On the other hand, both Jonathan Bernier and James Reimer’s save percentages seem to have been boosted by the Leafs’ defensive efforts (yes, you read that right). While the Leafs did give up a ton of shots, a greater percentage of those came off the sticks of opposing defencemen than we’d expect given the league-wide numbers.
While most of the deltas are relatively small, the raw differences don’t quite tell the whole story, as they don’t take into account the number of shots against a goalie faces. Rather than looking at raw Sv% and adjSv%, we can instead look at Goals Saved Above Average (GSAA) which attempts to measure how many extra goals a given netminder prevented over a league-average goalie:
GSAA = (Sv% – lgSv%) * SA
If we look at the delta in GSAA and adjGSAA, we see that the differences become more significant.
|Goalie||GSAA||Adj GSAA||GSAA Delta|
Looking at the delta column, the differences become a little clearer: both Ryan Miller and Reto Berra were cost about 35-40% of a win by their defences, while the defensive prowess of Colorado and Dallas likely added more than 1/3 of a win to each of Semyon Varlamov and Kari Lehtonen’s totals.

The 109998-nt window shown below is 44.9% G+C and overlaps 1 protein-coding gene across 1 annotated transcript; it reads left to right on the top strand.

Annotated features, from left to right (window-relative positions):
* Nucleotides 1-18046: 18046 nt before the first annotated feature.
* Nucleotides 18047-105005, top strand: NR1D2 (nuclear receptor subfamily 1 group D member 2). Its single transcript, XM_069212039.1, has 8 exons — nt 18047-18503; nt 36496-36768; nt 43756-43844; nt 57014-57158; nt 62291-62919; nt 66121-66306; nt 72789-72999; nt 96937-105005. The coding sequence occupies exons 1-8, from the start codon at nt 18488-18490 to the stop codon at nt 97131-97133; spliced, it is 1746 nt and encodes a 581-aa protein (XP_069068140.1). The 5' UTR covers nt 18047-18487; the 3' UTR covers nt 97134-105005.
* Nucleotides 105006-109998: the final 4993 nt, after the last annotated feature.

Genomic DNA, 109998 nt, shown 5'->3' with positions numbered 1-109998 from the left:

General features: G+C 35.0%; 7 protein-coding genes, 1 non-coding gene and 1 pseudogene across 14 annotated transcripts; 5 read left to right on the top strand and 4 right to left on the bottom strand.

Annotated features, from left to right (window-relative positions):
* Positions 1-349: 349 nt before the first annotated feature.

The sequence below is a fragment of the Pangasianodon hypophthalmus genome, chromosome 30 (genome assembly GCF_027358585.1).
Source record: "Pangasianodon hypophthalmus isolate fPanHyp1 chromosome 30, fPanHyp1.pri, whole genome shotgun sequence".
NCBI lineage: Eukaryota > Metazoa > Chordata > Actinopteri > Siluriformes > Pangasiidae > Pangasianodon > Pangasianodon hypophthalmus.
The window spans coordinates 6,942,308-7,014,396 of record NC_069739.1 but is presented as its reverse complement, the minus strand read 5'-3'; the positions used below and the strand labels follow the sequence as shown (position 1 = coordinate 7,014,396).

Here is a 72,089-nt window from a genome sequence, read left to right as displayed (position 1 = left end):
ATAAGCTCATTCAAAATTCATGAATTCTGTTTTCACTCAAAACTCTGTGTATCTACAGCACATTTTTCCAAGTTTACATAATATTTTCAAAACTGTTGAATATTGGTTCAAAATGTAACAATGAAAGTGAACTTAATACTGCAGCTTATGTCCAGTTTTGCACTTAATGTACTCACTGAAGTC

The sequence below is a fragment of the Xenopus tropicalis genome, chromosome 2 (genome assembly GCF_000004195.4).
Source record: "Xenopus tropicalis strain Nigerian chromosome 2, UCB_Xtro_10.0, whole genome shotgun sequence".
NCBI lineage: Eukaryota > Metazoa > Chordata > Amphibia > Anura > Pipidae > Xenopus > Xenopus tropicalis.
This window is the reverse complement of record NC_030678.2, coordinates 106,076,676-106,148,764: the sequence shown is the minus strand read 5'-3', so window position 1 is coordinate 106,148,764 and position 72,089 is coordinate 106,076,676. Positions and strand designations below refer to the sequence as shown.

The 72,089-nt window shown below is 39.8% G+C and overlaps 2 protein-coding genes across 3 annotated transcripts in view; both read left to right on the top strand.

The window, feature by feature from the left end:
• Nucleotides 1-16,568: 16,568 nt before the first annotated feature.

While these are still relatively small differences for many goalies, over the course of a career these can start to add up. Since 2008, the Rangers defensive play has saved Henrik Lundqvist roughly 8 goals, or about 1.5 per year. If we look solely at John Tortorella’s years behind the bench, the average delta works out to be more at almost 2 goals per year.
Expanding our sample back to 2008 also reveals larger discrepancies between GSAA and adjGSAA: both Jaro Halak (2010/11) and Craig Anderson (2009/10) were cost more than 3 goals by their team’s defensive play. Given that most goalies GSAA fall between -10 and +10, differences of even 1 goal can represent a fairly large difference in a goalie’s valuation. And it’s these differences in valuation that can shed light on some of the more difficult to measure aspects of the game, allowing us to get a better sense as to what’s within a goaltender’s control, and what we can lay at the feet of their teammates.
*Based on some initial analysis I’ve done this seems to be primarily a team/system level skill. If you look at it at the individual level and take into account how a players teammates did the dFA20 and fFA20 metrics show little year over year repeatability. But all that’s a topic for another post.